• Notice the human development: buildings, restaurants, hostels
    Puerto Villamil in Isabela Island

    Notice the human development: buildings, restaurants, hostels

  • Notice the human development: buildings, restaurants, hostels
    Puerto Villamil in Isabela Island

    Notice the human development: buildings, restaurants, hostels

  • Notice the human development: buildings, restaurants, hostels
    Puerto Villamil in Isabela Island

    Notice the human development: buildings, restaurants, hostels

  • These stray dogs kept on coming up to us as we were walking through the town!
    Stray dogs

    These stray dogs kept on coming up to us as we were walking through the town!

  • These stray dogs kept on coming up to us as we were walking through the town!
    Stray dogs

    These stray dogs kept on coming up to us as we were walking through the town!

Hey guys! I returned from Ecuador and the Galapagos Islands on June 29, and have gratefully had the last few days to get some much-needed rest (living at 10,000 feet in Quito is definitely exhausting!). I’ve also been able to reflect carefully on my trip and my documentation project. While in the Galapagos, something I noticed was development – or the lack thereof, on some islands.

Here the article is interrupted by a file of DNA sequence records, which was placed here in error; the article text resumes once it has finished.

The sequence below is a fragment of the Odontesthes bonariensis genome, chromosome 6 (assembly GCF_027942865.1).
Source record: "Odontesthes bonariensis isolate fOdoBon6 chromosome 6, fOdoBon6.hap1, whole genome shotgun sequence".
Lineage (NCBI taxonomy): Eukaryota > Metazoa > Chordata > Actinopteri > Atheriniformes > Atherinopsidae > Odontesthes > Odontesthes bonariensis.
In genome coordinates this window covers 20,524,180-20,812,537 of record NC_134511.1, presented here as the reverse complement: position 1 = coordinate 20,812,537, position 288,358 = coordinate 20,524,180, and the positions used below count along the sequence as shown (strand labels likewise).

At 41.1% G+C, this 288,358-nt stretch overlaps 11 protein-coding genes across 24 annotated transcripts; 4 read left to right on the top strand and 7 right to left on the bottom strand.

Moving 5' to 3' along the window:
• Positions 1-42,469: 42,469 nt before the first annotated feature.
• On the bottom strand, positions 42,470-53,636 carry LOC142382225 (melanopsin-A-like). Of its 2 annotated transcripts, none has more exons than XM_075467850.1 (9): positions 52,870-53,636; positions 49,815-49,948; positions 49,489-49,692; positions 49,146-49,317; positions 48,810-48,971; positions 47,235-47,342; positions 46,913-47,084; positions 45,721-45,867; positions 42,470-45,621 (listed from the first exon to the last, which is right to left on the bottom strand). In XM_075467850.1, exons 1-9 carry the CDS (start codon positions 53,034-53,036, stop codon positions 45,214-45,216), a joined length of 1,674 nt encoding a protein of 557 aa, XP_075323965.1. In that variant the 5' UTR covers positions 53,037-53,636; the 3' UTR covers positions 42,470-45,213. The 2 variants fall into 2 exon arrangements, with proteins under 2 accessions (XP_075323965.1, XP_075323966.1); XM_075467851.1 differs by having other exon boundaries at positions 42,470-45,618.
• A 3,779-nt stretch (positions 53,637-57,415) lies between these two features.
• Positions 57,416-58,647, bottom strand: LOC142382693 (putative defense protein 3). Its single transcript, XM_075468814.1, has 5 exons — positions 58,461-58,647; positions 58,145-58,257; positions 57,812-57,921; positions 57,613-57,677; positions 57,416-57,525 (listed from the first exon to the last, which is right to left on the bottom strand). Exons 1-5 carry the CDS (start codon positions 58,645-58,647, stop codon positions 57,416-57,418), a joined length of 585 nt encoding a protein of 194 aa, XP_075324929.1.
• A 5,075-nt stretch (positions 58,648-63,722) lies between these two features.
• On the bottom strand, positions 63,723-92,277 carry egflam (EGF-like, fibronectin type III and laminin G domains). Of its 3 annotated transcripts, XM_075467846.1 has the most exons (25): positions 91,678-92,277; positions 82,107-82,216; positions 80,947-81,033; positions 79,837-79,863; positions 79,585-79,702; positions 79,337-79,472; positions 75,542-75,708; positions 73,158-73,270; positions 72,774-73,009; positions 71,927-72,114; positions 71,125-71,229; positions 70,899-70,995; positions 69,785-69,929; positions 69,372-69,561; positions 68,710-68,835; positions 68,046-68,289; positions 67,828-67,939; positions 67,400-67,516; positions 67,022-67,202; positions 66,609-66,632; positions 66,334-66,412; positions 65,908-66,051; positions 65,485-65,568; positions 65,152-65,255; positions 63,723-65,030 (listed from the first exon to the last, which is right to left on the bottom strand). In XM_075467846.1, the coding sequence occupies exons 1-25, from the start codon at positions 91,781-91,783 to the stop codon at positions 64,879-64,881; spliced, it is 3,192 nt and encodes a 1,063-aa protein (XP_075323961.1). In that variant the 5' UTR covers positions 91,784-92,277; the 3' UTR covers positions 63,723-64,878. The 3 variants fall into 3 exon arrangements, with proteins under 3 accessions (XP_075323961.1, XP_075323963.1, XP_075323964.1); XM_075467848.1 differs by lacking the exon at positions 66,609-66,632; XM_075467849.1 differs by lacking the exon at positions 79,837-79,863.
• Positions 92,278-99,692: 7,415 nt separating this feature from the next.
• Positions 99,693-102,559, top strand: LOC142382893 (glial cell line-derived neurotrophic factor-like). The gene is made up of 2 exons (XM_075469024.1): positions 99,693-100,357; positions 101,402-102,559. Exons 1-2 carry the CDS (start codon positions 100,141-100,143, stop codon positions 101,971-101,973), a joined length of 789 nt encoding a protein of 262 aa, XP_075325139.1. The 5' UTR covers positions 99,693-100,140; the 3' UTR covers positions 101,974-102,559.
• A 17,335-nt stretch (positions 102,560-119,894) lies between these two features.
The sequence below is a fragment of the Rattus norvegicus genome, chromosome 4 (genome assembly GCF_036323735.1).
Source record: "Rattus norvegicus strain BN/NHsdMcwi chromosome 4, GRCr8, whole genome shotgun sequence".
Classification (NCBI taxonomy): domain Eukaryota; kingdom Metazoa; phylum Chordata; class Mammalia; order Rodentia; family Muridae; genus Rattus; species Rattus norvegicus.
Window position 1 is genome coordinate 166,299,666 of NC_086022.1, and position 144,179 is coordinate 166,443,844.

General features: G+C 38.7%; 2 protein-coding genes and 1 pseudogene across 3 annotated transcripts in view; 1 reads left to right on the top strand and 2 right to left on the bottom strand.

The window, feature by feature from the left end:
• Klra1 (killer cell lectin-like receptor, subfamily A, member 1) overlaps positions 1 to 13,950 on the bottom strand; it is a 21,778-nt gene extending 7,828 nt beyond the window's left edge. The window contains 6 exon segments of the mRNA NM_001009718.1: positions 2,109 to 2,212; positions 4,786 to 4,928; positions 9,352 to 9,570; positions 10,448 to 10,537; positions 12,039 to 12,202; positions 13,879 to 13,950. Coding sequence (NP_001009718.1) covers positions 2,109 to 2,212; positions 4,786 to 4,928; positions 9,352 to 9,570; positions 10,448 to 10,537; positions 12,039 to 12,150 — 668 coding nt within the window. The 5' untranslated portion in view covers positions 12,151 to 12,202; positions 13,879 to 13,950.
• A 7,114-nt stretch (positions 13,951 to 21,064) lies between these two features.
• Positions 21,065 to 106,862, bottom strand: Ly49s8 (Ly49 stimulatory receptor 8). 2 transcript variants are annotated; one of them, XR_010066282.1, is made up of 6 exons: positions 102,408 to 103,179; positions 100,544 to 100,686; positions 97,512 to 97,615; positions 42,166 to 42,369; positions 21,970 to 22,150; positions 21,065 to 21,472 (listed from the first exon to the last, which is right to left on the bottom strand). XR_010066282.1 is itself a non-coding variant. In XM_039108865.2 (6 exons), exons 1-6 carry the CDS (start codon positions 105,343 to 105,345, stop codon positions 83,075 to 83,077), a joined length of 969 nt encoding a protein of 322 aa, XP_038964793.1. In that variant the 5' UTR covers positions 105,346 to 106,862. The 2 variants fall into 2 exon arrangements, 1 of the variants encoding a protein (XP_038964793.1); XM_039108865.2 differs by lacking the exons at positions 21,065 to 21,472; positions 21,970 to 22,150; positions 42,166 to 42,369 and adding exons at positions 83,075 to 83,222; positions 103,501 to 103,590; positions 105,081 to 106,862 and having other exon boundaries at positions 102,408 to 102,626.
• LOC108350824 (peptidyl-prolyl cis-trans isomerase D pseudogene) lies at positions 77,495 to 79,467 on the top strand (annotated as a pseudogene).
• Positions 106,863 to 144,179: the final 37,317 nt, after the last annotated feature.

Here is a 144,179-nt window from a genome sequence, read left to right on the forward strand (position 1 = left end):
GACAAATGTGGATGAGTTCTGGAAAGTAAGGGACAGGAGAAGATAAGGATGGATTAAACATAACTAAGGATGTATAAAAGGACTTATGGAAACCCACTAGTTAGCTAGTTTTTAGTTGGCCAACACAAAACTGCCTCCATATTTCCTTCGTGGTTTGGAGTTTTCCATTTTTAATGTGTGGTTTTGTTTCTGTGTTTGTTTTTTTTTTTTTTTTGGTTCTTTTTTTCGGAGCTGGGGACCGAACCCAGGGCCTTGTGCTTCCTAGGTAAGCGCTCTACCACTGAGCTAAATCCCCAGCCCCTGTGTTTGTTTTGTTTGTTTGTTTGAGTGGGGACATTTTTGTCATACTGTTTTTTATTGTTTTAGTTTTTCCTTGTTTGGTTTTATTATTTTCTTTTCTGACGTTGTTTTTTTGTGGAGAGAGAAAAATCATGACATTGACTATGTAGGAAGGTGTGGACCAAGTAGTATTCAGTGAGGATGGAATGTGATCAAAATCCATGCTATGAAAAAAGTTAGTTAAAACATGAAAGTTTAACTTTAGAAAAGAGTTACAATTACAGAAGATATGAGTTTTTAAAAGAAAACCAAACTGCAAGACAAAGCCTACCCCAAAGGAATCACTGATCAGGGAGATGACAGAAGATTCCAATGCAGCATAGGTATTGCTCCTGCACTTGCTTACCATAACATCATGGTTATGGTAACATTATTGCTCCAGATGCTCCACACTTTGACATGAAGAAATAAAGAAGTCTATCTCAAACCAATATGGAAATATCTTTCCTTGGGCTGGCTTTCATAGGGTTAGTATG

While in Isabela, we stayed in the port village of Puerto Villamil, which is the third-largest human settlement of the Galapagos archipelago. On the car ride up to our hostel, I had noticed very few human settlements; it was mostly farmland. However, as we approached the hostel, there were significantly more houses, hostels, stores, and restaurants. As we approached the boardwalk of Puerto Villamil, there were even rental shops specifically targeted to tourists (all the signs were written in English!). This made me think: at what point does human development infringe upon the animals’ rights to the land? How has it already affected plants and animals?

I directed my concerns to Patricia, who was our local expert. She told me that the Galapagos is actively promoting sustainable development, and that they monitor who comes in and for what purposes. However, humans and tourists have brought in invasive animals and plants like animals and mora (blackberries) that outcompete with native species. It’s something that has been troubling residents of the Galapagos, but they do their best to not interrupt the natural environment around them.